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Exudation of organic acids by Lupinus albus and Lupinus angustifolius as affected by phosphorus supply

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Abstract

In phytomining and phytoremediation research mixed cultures of bioenergy crops with legumes hold promise to enhance availability of trace metals and metalloids in the soil plant system. This is due to the ability of certain legumes to mobilize trace elements during acquisition of nutrients making these elements available for co-cultured species. The legumes achieve this element mobilization by exudating carboxylates and enzymes as well as by lowering the pH value in the rhizosphere. The aim of our research was to determine characteristics and differences in the exudation of Lupinus albus and Lupinus angustifolius regarding to quantitative as to qualitative aspects. Especially the affection by phosphorus (P) supply was a point of interest. Thus we conducted laboratory batch experiments, wherein the plants were grown over four weeks under controlled light, moisture and nutritional conditions on sand as substrate. Half of the plants were supplied with 12 mg P per kg substrate, the other half were cultivated under a total lack of P. After cultivation the plants were transferred from the cultivation substrate into a 0,05 mmol·L −1 CaCl 2 solution. After two hours the plants were removed, moist and dry mass off shoots and roots were measured together with the root length (Tennants' method). Concentrations of exudated carboxylates in the CaCl 2 solution were determined via IC (column: Metrosept OrganicAcids, eluent 0.5 mol·L −1 H 2 SO 4 + 15% acetone, pH=3; 0.5 mL·min −1). As a result four different organic acids were identified (citric acid, fumaric acid, tartaric acid, malic acid) in concentration ranges of 0.15 mg·L −1 (fumaric acid) to 9.21 mg·L −1 (citric acid). Lupinus angustifolius showed a higher exudation rate (in nmol per cm root length per hour) than Lupinus albus in the presence of phosphorus (e.g. regarding citric acid: 1.99 vs 0.64 nmol·(g·h) −1). However, as the root complexity and length of L. albus were far higher than of L. angustifolius, the total amount of exudated organic acids per plant of L. albus was higher than of L.angustifolius. Thus L.albus should be addressed as the more exudation effective plant in comparison to L.angustifolius (could be addressed as the more efficient one). Since organic acids in the rhizosphere of intermingling root systems of intercropped species play a key role during mobilization of trace metals our result clearly show that L.albus is most suitable for intercropping in a sense of phytoremediation and phytomining. These studies have been carried out in the framework of the PhytoGerm project financed by the Federal Ministry of Education and Research, Germany.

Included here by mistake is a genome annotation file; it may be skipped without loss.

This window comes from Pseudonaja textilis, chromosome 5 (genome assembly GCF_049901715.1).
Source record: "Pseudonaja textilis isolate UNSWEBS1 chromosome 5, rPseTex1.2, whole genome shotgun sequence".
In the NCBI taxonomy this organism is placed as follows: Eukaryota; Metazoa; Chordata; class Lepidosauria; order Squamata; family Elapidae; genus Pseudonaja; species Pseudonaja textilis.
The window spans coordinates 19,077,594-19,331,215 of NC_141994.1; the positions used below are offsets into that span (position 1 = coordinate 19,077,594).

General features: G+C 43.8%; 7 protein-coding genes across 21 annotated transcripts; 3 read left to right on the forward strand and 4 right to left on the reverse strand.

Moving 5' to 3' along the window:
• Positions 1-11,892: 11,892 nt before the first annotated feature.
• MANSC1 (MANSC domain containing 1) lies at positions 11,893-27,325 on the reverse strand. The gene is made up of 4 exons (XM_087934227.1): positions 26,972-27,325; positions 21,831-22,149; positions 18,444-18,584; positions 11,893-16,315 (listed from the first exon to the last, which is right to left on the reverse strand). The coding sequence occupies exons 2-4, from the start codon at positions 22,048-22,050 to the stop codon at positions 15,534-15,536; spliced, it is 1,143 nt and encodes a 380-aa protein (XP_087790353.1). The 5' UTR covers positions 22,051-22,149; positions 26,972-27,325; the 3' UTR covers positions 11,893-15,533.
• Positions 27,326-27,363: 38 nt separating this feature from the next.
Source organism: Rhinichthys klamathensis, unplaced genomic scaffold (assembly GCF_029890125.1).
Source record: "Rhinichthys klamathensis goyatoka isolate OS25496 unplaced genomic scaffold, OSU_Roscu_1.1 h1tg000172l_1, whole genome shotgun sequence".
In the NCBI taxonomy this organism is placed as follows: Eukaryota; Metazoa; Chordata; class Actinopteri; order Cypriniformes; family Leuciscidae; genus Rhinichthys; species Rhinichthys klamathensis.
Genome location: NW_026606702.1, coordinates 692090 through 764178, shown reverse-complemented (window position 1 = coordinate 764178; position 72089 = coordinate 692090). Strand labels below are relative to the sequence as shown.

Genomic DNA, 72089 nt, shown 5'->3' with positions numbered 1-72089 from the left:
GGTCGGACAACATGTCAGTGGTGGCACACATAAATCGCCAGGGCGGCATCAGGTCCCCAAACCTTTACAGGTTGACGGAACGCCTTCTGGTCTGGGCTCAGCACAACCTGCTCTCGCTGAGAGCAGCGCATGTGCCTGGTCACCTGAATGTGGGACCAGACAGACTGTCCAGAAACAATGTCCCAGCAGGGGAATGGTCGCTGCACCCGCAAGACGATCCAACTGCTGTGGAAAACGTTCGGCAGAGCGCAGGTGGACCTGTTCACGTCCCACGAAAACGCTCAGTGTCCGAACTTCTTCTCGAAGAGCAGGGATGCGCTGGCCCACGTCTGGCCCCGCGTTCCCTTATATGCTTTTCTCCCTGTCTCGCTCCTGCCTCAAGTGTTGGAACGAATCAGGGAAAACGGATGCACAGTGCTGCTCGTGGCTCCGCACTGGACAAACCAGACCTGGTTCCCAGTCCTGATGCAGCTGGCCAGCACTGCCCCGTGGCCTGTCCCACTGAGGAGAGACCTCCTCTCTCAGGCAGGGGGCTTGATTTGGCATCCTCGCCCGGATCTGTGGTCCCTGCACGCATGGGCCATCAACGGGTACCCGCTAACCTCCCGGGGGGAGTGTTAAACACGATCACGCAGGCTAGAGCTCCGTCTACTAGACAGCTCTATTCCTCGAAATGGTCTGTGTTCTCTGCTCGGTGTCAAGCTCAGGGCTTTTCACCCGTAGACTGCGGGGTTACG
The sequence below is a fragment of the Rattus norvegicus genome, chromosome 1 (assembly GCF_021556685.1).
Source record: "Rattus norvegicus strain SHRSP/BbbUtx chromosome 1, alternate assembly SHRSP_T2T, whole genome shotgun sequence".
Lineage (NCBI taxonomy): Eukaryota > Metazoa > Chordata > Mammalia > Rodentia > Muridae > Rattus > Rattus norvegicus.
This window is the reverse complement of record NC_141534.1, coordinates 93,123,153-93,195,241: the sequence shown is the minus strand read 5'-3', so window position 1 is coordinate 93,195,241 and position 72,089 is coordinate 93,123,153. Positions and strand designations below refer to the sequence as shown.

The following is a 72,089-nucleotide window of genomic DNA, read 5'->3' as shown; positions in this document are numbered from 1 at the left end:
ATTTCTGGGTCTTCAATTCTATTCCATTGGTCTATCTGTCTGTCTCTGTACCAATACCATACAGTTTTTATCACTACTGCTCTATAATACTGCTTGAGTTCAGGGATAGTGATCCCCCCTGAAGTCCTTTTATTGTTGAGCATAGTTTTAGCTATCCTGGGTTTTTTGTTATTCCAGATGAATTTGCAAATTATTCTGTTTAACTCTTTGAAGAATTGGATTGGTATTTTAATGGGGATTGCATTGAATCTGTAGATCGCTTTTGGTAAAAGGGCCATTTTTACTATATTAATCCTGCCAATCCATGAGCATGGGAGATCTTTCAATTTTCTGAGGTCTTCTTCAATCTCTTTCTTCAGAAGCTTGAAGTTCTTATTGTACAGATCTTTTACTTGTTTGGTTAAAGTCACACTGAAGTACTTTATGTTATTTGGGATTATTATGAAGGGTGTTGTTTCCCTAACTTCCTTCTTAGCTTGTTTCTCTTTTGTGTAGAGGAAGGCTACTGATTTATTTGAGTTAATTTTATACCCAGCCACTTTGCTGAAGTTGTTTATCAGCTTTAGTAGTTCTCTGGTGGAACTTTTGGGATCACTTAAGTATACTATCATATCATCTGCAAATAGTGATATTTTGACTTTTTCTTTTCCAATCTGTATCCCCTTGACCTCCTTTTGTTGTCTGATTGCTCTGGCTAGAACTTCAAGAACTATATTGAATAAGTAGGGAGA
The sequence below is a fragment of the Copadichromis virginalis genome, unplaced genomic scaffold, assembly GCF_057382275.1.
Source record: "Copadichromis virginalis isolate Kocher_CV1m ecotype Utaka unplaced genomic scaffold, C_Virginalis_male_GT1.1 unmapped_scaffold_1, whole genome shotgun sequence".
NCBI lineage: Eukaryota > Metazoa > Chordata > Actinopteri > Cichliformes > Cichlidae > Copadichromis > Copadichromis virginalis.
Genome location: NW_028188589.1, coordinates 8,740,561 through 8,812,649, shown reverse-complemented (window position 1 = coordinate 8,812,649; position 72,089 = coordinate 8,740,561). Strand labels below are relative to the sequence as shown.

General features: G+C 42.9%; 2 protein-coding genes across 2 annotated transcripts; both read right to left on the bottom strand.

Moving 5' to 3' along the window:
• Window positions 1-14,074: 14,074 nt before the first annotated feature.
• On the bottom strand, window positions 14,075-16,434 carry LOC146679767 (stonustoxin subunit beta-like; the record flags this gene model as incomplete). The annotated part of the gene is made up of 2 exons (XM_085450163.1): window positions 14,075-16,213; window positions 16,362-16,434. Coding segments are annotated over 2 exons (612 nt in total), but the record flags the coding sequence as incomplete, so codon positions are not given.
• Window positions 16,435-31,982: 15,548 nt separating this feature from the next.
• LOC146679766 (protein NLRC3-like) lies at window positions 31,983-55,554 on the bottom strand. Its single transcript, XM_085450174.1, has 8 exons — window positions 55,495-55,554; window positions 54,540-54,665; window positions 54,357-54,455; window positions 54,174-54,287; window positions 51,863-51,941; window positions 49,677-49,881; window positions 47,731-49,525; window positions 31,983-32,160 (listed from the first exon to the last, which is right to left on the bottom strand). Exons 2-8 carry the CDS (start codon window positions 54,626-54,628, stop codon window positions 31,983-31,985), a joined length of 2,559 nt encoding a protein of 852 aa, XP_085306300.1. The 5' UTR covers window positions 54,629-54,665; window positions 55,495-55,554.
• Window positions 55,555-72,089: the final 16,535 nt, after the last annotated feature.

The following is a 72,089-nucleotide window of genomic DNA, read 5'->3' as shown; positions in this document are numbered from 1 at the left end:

Geophysical Research Abstracts
Vol. 18, EGU2016-16986, 2016
EGU General Assembly 2016
© Author(s) 2016. CC Attribution 3.0 License.
Exudation of organic acids by Lupinus albus and Lupinus angustifolius as
affected by phosphorus supply
Werner Hentschel and Oliver Wiche
Technische Universität Bergakademie Freiberg, Germany (werner.hentschel@student.tu-freiberg.de)
In phytomining and phytoremediation research mixed cultures of bioenergy crops with legumes hold promise to
enhance availability of trace metals and metalloids in the soil plant system. This is due to the ability of certain
legumes to mobilize trace elements during acquisition of nutrients making these elements available for co-cultured
species. The legumes achieve this element mobilization by exudating carboxylates and enzymes as well as by
lowering the pH value in the rhizosphere.
The aim of our research was to determine characteristics and differences in the exudation of Lupinus albus and
Lupinus angustifolius regarding to quantitative as to qualitative aspects. Especially the affection by phosphorus (P)
supply was a point of interest. Thus we conducted laboratory batch experiments, wherein the plants were grown
over four weeks under controlled light, moisture and nutritional conditions on sand as substrate. Half of the plants
were supplied with 12 mg P per kg substrate, the other half were cultivated under a total lack of P.
After cultivation the plants were transferred from the cultivation substrate into a 0,05 mmol·L
1
CaCl
2
solution.
After two hours the plants were removed, moist and dry mass off shoots and roots were measured together with the
root length (Tennants’ method). Concentrations of exudated carboxylates in the CaCl
2
solution were determined
via IC (column: Metrosept OrganicAcids, eluent 0.5 mol·L
1
H
2
SO
4
+ 15% acetone, pH=3; 0.5 mL·min
1
).
As a result four different organic acids were identified (citric acid, fumaric acid, tartaric acid, malic acid) in con-
centration ranges of 0.15 mg·L
1
(fumaric acid) to 9.21 mg·L
1
(citric acid).
Lupinus angustifolius showed a higher exudation rate (in nmol per cm root length per hour) than Lupinus albus in
the presence of phosphorus (e.g. regarding citric acid: 1.99 vs 0.64 nmol·(g·h)
1
). However, as the root complexity
and length of L. albus were far higher than of L. angustifolius, the total amount of exudated organic acids per plant
of L. albus was higher than of L.angustifolius. Thus L.albus should be addressed as the more exudation effective
plant in comparison to L.angustifolius (could be addressed as the more efficient one). Since organic acids in the
rhizosphere of intermingling root systems of intercropped species play a key role during mobilization of trace
metals our result clearly show that L.albus is most suitable for intercropping in a sense of phytoremediation and
phytomining.
These studies have been carried out in the framework of the PhytoGerm project financed by the Federal Ministry
of Education and Research, Germany.
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